78. If you want any money back from your kitchen/bathroom reno it better be in near new condition.
    I think a lot of people kid themselves as to the extent their renovations will increase resale. Then they can justify what they want to themselves. Sure it’s a lot of money but it’s an investment so it’s ok.

  79. If you keep the house long enough, kitchen renos won’t matter as all the neighbors will eventually have one too. Been there,done that, got zilch back after 5 years of usage. Helps as a selling point but not a financial payback.

  80. Kitchen renovations can pay off – and bathrooms (75-100% on resale)

    Do you mean one recuperates 75-100% of the cost of the reno upon the sale of the home?

  81. You’re not going to get a HELOC unless you have sizeable equity. On a $600,000 home you won’t qualify for a HELOC unless you have at least $225,000 in equity and even then all you can borrow is $15,000. Not very extravagant. Kitchen renovations can pay off – and bathrooms (75-100% on resale).

  82. Interesting comment from the Manulife CEO via Garth’s blog. Looks like all hypothetical affordability charts mean squat when 4 out of 10 homeowners are clearly screwed. That’s enough to crash the market.

    “Manulife’s CEO Rick Lunny (I know the guy and he’s cool) doesn’t mince words when it comes to an explanation. The cause is houses, he says. “It does appear there are a lot of people living on the edge,” because homeownership has turned into a cult, and insane prices have saddled families with more debt – and overhead – than ever in the past. Meanwhile the real estate bubble has been unsupported by economic fundamentals, which means we’ve spent more without earning more. So we borrowed the difference.”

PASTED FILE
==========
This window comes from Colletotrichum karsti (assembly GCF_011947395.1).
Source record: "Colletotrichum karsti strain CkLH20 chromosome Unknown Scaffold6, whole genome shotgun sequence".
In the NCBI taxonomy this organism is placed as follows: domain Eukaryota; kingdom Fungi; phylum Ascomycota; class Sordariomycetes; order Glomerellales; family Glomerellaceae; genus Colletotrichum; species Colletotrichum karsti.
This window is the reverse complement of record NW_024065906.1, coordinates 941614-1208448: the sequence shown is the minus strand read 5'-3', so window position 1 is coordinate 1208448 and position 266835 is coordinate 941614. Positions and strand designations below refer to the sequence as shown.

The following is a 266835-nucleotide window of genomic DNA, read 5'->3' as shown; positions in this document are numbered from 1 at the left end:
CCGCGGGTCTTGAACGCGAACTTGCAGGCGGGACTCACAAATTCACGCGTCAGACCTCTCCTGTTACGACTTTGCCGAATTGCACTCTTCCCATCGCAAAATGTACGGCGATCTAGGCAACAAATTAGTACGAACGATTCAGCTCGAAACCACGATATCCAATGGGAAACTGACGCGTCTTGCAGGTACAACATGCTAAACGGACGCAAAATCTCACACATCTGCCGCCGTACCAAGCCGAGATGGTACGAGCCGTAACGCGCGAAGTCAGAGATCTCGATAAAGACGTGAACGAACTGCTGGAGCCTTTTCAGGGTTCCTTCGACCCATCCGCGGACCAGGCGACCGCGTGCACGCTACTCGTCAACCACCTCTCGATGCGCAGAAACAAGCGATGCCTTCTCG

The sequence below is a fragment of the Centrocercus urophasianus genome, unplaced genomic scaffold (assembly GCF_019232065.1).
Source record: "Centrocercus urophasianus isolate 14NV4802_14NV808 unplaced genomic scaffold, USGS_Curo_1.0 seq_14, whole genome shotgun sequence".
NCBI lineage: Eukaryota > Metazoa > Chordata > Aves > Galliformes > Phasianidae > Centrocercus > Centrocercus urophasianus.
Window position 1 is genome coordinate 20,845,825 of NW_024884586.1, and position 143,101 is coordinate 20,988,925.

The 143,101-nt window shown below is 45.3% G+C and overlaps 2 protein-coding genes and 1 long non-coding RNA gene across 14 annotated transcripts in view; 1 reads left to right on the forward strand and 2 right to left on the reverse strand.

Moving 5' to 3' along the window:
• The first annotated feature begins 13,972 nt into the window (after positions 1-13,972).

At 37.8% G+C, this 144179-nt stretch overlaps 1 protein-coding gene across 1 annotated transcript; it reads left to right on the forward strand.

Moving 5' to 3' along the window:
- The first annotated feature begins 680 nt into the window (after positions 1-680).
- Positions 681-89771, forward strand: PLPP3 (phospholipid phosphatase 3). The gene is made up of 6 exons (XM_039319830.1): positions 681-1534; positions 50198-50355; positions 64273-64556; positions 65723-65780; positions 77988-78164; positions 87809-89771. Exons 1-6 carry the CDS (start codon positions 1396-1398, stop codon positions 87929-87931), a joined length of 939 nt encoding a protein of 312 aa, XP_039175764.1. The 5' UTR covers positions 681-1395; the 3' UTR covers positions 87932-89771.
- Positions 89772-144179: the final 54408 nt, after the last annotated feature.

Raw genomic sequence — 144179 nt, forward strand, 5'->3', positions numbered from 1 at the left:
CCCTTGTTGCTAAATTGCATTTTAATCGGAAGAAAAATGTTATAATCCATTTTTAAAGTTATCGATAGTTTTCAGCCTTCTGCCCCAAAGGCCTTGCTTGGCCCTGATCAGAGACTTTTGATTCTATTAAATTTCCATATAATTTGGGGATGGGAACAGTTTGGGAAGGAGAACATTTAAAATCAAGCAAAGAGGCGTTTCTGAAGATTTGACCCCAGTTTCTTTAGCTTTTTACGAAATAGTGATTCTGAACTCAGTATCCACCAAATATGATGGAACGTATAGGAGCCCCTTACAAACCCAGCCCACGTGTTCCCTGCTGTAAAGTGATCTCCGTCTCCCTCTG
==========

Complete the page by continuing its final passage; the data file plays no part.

83. A car is a useful asset but an always-depreciating asset, so it’s rarely sensible to borrow (much) money for a vehicle.

    OK, I agree with you, totoro: a HELOC is fine to put in a suite. But, generally speaking, taking out a HELOC to renovate one’s kitchen isn’t wise unless one has sizable equity in the home and all other finances are in order (even then, I’m still not sure it’s a great idea).

    As for zero percent car loans, that zero percent is for a limited time only. And one is still borrowing money (even if cheaply at first) to purchase an always-depreciating asset.

  84. With a lot of cars the cash incentive isn’t enough to offset the 0% for 72 months or similar. Sometimes you are faced with a pathetic $500 cash incentive versus 72 months “free financing” (72 months financing for $500), the decision is easy.

  85. Why do keep refusing to discuss the debt bomb Mike ? It’s the elephant in the room you refuse to acknowledge and blows massive holes in your whole fantasy pump to keep your clients from reality.

    The tech industry investment climate in BC is in major decline down $200 million in past two years. That’s a 30% or more drop which is massive. I showed you the article but you continue to not want to talk about that.

    Now the shipbuilding contracts are going to be overhauled bigtime so scratch a lot of those jobs down the road. It’s looking more and more like the top is in, and the sellers are the only ones winning.

    Lastly the BC government coffers are relying heavily on real estate fees to keep the lights on. When the slowdown comes soon there will be some major wakeup calls ….from the bankers.